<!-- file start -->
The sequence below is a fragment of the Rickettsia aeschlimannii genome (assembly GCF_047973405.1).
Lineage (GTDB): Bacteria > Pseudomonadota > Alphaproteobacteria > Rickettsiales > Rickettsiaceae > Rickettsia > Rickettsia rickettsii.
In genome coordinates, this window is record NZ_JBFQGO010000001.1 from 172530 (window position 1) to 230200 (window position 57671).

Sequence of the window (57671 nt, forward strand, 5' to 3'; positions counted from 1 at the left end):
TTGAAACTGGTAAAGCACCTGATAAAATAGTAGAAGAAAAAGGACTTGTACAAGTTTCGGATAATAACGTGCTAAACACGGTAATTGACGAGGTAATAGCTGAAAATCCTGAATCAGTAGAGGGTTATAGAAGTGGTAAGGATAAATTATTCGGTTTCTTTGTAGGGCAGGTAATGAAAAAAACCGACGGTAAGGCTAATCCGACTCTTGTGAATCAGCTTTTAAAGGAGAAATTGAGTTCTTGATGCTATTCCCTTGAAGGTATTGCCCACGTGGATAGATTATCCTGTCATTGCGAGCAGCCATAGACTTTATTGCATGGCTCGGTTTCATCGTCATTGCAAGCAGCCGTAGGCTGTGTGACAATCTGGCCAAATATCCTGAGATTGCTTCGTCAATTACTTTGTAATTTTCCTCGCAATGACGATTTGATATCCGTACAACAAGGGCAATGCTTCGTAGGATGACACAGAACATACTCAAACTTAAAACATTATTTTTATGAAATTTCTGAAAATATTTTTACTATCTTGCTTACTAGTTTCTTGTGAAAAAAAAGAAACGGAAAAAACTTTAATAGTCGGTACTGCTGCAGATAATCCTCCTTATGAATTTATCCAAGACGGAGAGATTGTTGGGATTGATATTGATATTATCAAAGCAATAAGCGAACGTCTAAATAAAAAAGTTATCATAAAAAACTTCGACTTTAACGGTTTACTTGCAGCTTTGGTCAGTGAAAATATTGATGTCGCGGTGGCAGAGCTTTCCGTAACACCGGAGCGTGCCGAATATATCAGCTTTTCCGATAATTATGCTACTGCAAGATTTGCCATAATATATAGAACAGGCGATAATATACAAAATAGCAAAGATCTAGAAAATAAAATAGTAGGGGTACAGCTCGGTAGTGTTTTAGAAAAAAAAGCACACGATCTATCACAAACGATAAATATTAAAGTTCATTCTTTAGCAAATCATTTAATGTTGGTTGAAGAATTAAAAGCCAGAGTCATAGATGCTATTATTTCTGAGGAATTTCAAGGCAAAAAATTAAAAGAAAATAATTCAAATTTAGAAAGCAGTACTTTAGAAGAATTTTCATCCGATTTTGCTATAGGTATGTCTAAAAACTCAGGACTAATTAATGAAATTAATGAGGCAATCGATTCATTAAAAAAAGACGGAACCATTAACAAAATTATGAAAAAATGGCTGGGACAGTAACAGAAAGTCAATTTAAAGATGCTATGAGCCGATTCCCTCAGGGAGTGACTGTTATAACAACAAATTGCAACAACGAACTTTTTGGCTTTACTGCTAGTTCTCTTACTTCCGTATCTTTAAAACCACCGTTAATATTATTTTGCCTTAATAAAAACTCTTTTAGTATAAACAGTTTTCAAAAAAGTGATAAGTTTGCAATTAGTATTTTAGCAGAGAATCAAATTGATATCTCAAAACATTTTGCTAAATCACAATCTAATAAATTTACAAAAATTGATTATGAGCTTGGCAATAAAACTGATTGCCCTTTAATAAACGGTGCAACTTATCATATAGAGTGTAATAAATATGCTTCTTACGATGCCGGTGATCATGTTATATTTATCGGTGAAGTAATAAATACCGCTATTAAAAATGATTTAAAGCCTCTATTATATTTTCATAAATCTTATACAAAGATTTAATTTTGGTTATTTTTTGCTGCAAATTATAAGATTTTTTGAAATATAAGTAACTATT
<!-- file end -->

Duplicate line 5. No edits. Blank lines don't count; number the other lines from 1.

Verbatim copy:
TTGAAACTGGTAAAGCACCTGATAAAATAGTAGAAGAAAAAGGACTTGTACAAGTTTCGGATAATAACGTGCTAAACACGGTAATTGACGAGGTAATAGCTGAAAATCCTGAATCAGTAGAGGGTTATAGAAGTGGTAAGGATAAATTATTCGGTTTCTTTGTAGGGCAGGTAATGAAAAAAACCGACGGTAAGGCTAATCCGACTCTTGTGAATCAGCTTTTAAAGGAGAAATTGAGTTCTTGATGCTATTCCCTTGAAGGTATTGCCCACGTGGATAGATTATCCTGTCATTGCGAGCAGCCATAGACTTTATTGCATGGCTCGGTTTCATCGTCATTGCAAGCAGCCGTAGGCTGTGTGACAATCTGGCCAAATATCCTGAGATTGCTTCGTCAATTACTTTGTAATTTTCCTCGCAATGACGATTTGATATCCGTACAACAAGGGCAATGCTTCGTAGGATGACACAGAACATACTCAAACTTAAAACATTATTTTTATGAAATTTCTGAAAATATTTTTACTATCTTGCTTACTAGTTTCTTGTGAAAAAAAAGAAACGGAAAAAACTTTAATAGTCGGTACTGCTGCAGATAATCCTCCTTATGAATTTATCCAAGACGGAGAGATTGTTGGGATTGATATTGATATTATCAAAGCAATAAGCGAACGTCTAAATAAAAAAGTTATCATAAAAAACTTCGACTTTAACGGTTTACTTGCAGCTTTGGTCAGTGAAAATATTGATGTCGCGGTGGCAGAGCTTTCCGTAACACCGGAGCGTGCCGAATATATCAGCTTTTCCGATAATTATGCTACTGCAAGATTTGCCATAATATATAGAACAGGCGATAATATACAAAATAGCAAAGATCTAGAAAATAAAATAGTAGGGGTACAGCTCGGTAGTGTTTTAGAAAAAAAAGCACACGATCTATCACAAACGATAAATATTAAAGTTCATTCTTTAGCAAATCATTTAATGTTGGTTGAAGAATTAAAAGCCAGAGTCATAGATGCTATTATTTCTGAGGAATTTCAAGGCAAAAAATTAAAAGAAAATAATTCAAATTTAGAAAGCAGTACTTTAGAAGAATTTTCATCCGATTTTGCTATAGGTATGTCTAAAAACTCAGGACTAATTAATGAAATTAATGAGGCAATCGATTCATTAAAAAAAGACGGAACCATTAACAAAATTATGAAAAAATGGCTGGGACAGTAACAGAAAGTCAATTTAAAGATGCTATGAGCCGATTCCCTCAGGGAGTGACTGTTATAACAACAAATTGCAACAACGAACTTTTTGGCTTTACTGCTAGTTCTCTTACTTCCGTATCTTTAAAACCACCGTTAATATTATTTTGCCTTAATAAAAACTCTTTTAGTATAAACAGTTTTCAAAAAAGTGATAAGTTTGCAATTAGTATTTTAGCAGAGAATCAAATTGATATCTCAAAACATTTTGCTAAATCACAATCTAATAAATTTACAAAAATTGATTATGAGCTTGGCAATAAAACTGATTGCCCTTTAATAAACGGTGCAACTTATCATATAGAGTGTAATAAATATGCTTCTTACGATGCCGGTGATCATGTTATATTTATCGGTGAAGTAATAAATACCGCTATTAAAAATGATTTAAAGCCTCTATTATATTTTCATAAATCTTATACAAAGATTTAATTTTGGTTATTTTTTGCTGCAAATTATAAGATTTTTTGAAATATAAGTAACTATT